Launched last year, Project Guardian is an ongoing collaboration between the BTP, Everyday Sexism, End Violence against Women Coalition and Hollaback London which tackles unwanted sexual behaviour on public transport. Everyday Sexism founder Laura Bates said last year:
"We have had around 5,000 stories from women of all ages describing sexism, harassment and assault on the transport network, from unwanted sexual comments and demands to groping and public masturbation, from being followed and harassed to being photographed against their will."
What exactly counts as unwanted sexual behaviour? Basically, anything (including upskirt photography) from lewd comments or being followed right through to flashing and groping. You might feel intimidated by that guy who sits right opposite you in an empty carriage and stares but think reporting it is a bit OTT. In fact, BTP say even incidents such as this are considered 'intelligence' and can help build up a picture of abusers' patterns of behaviour. Project Guardian Inspector Ricky Twyford said:
"We received a text message to our text service recently that someone had seen a male filming up women's skirts on a Tube train. She didn't know any more information than that, but that's a vital piece of intelligence because it tells us a description of that person, where and when they were offending, and if we had another couple of reports of a similarly-described male, but perhaps on a different Tube line, we would be able to start painting a picture of where that person was offending and deploy officers appropriately."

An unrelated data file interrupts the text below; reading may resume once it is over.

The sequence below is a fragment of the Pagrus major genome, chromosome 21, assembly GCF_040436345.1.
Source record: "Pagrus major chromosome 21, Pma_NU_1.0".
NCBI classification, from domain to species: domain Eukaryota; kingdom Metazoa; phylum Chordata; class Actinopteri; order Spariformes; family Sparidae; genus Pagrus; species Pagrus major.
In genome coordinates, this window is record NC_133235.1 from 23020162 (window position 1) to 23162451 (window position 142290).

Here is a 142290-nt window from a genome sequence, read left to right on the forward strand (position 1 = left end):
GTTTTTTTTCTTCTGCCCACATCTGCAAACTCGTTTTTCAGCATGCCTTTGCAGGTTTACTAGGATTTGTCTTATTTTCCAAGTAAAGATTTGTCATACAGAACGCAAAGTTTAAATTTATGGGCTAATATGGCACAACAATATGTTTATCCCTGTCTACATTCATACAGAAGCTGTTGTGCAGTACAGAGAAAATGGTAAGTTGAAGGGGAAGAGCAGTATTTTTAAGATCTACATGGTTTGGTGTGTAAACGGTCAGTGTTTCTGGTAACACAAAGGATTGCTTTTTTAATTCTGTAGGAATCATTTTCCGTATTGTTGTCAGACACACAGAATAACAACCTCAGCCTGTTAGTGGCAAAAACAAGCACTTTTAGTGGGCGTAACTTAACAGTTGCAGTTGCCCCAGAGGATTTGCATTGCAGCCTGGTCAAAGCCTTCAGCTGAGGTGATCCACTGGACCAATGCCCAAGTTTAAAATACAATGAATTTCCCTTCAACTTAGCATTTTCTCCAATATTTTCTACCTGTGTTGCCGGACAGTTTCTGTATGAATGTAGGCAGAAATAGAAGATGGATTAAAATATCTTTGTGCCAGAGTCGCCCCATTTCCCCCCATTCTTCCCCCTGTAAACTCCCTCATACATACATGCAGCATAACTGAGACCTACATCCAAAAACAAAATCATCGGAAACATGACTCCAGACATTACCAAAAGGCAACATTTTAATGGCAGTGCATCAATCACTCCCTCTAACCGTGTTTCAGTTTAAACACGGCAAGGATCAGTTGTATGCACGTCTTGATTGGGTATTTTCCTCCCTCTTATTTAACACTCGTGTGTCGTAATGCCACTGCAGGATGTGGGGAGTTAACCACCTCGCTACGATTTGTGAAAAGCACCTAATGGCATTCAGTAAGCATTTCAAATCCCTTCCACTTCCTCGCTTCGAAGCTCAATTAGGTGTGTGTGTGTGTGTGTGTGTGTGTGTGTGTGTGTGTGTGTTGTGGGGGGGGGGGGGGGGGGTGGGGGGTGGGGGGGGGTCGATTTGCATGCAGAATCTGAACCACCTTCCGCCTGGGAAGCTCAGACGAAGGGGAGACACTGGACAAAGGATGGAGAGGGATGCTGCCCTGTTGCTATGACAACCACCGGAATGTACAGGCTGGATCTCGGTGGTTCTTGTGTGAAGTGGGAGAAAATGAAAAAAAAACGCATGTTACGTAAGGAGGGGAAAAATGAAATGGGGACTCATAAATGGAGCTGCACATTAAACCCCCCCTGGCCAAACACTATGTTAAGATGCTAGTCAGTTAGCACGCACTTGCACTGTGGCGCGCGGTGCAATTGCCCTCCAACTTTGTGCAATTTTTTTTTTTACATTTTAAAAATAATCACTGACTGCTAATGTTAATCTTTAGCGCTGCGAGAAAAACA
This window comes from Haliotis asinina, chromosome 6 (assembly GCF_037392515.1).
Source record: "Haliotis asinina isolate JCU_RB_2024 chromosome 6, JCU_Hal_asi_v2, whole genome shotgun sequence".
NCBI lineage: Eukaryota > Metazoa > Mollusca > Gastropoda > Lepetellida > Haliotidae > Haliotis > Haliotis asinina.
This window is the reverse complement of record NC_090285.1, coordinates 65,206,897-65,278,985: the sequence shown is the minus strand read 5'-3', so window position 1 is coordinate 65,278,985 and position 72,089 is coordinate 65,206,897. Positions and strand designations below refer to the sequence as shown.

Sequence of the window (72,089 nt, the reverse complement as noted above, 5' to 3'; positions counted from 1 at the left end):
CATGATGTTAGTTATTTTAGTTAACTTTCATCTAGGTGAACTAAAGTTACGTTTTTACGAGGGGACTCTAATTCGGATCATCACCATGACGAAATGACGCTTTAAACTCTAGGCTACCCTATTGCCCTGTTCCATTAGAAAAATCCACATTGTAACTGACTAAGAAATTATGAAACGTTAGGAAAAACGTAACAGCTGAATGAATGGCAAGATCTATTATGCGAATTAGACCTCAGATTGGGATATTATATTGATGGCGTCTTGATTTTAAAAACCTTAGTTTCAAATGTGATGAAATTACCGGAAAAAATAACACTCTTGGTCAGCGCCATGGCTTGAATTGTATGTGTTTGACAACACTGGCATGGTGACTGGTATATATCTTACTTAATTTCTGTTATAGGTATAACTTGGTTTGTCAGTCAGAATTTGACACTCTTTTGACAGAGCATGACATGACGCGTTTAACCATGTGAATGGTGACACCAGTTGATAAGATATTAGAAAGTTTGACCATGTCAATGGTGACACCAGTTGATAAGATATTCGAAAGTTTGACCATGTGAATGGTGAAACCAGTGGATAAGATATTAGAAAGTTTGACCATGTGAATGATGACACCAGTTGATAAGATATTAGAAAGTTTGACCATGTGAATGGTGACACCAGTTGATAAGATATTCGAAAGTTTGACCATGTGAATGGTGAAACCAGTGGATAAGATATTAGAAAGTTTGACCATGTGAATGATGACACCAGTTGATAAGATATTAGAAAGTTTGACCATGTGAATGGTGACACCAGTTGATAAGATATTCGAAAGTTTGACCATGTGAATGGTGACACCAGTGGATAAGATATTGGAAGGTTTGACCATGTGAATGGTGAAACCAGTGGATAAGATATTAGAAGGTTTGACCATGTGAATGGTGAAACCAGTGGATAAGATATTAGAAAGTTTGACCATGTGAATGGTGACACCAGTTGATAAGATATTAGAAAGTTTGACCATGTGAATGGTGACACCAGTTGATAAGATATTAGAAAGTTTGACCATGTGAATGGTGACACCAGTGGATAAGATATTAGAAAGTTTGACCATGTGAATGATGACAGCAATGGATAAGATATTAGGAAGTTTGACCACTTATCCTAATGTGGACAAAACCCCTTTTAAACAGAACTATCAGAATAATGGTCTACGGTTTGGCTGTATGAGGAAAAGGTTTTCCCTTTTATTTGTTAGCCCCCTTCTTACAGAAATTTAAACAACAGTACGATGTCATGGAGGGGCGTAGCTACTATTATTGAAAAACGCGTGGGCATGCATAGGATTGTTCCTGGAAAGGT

It's not just about raising awareness, but also encouraging women to actually report it — a TfL survey previously revealed that 15% of women and girls had experienced harassment but 90% of them had not reported it to police. The reasons for not reporting an incident aren't at all surprising. Victims feeling that they would be making a fuss about nothing, that it was their fault for wearing a short skirt, that sexual harassment is somehow an inevitable part of being a woman on public transport.
The BTP's line is pretty clear — it's not normal and it's not acceptable, while a 31% increase in reported sex crimes on public transport suggests more women feel the same way.
If you're travelling on public transport and you experience (or witness) unwanted sexual behaviour, text 61016, call freephone 0800 40 50 40 or find a police officer in the station. The BTP emphasise that you will be always be believed and taken seriously.
Photo by Mark D Baynham in the Londonist Flickr pool.